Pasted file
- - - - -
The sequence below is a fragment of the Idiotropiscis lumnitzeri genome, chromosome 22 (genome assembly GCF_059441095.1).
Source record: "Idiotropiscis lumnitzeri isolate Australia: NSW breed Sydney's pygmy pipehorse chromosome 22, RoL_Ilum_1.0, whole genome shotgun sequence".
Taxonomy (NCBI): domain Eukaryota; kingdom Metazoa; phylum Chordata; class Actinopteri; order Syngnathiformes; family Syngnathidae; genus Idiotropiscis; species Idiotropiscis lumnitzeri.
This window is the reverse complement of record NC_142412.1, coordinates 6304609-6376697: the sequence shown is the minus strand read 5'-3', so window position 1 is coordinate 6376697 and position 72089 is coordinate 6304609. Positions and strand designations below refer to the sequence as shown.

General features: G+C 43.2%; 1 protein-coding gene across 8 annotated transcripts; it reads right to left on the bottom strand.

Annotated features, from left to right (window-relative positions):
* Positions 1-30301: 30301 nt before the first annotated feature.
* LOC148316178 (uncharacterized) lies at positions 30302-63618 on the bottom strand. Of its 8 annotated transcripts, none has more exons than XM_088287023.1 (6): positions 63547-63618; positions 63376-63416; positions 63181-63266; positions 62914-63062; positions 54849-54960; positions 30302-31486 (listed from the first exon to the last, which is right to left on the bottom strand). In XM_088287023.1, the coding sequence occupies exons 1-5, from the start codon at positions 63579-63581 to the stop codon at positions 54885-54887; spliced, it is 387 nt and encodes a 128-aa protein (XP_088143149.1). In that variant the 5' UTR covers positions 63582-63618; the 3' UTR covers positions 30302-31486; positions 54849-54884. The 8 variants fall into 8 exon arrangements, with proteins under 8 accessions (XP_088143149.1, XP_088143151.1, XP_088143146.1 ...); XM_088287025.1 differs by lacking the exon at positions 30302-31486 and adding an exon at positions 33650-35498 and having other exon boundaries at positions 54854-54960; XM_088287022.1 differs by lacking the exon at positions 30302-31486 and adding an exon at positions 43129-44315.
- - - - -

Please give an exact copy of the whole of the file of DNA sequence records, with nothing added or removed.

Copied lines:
The sequence below is a fragment of the Idiotropiscis lumnitzeri genome, chromosome 22 (genome assembly GCF_059441095.1).
Source record: "Idiotropiscis lumnitzeri isolate Australia: NSW breed Sydney's pygmy pipehorse chromosome 22, RoL_Ilum_1.0, whole genome shotgun sequence".
Taxonomy (NCBI): domain Eukaryota; kingdom Metazoa; phylum Chordata; class Actinopteri; order Syngnathiformes; family Syngnathidae; genus Idiotropiscis; species Idiotropiscis lumnitzeri.
This window is the reverse complement of record NC_142412.1, coordinates 6304609-6376697: the sequence shown is the minus strand read 5'-3', so window position 1 is coordinate 6376697 and position 72089 is coordinate 6304609. Positions and strand designations below refer to the sequence as shown.

General features: G+C 43.2%; 1 protein-coding gene across 8 annotated transcripts; it reads right to left on the bottom strand.

Annotated features, from left to right (window-relative positions):
* Positions 1-30301: 30301 nt before the first annotated feature.
* LOC148316178 (uncharacterized) lies at positions 30302-63618 on the bottom strand. Of its 8 annotated transcripts, none has more exons than XM_088287023.1 (6): positions 63547-63618; positions 63376-63416; positions 63181-63266; positions 62914-63062; positions 54849-54960; positions 30302-31486 (listed from the first exon to the last, which is right to left on the bottom strand). In XM_088287023.1, the coding sequence occupies exons 1-5, from the start codon at positions 63579-63581 to the stop codon at positions 54885-54887; spliced, it is 387 nt and encodes a 128-aa protein (XP_088143149.1). In that variant the 5' UTR covers positions 63582-63618; the 3' UTR covers positions 30302-31486; positions 54849-54884. The 8 variants fall into 8 exon arrangements, with proteins under 8 accessions (XP_088143149.1, XP_088143151.1, XP_088143146.1 ...); XM_088287025.1 differs by lacking the exon at positions 30302-31486 and adding an exon at positions 33650-35498 and having other exon boundaries at positions 54854-54960; XM_088287022.1 differs by lacking the exon at positions 30302-31486 and adding an exon at positions 43129-44315.